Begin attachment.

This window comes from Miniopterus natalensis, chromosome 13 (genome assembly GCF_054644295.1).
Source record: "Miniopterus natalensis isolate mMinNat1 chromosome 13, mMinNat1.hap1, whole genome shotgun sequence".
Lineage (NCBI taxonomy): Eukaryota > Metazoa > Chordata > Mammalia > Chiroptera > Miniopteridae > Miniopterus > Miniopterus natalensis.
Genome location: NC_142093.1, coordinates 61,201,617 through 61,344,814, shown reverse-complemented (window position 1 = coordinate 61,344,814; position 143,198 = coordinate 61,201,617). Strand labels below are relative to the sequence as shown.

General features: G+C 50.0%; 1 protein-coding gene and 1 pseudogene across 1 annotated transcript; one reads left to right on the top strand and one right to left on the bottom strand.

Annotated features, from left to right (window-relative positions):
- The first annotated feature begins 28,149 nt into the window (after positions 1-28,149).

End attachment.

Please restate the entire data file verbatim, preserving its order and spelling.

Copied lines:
This window comes from Miniopterus natalensis, chromosome 13 (genome assembly GCF_054644295.1).
Source record: "Miniopterus natalensis isolate mMinNat1 chromosome 13, mMinNat1.hap1, whole genome shotgun sequence".
Lineage (NCBI taxonomy): Eukaryota > Metazoa > Chordata > Mammalia > Chiroptera > Miniopteridae > Miniopterus > Miniopterus natalensis.
Genome location: NC_142093.1, coordinates 61,201,617 through 61,344,814, shown reverse-complemented (window position 1 = coordinate 61,344,814; position 143,198 = coordinate 61,201,617). Strand labels below are relative to the sequence as shown.

General features: G+C 50.0%; 1 protein-coding gene and 1 pseudogene across 1 annotated transcript; one reads left to right on the top strand and one right to left on the bottom strand.

Annotated features, from left to right (window-relative positions):
- The first annotated feature begins 28,149 nt into the window (after positions 1-28,149).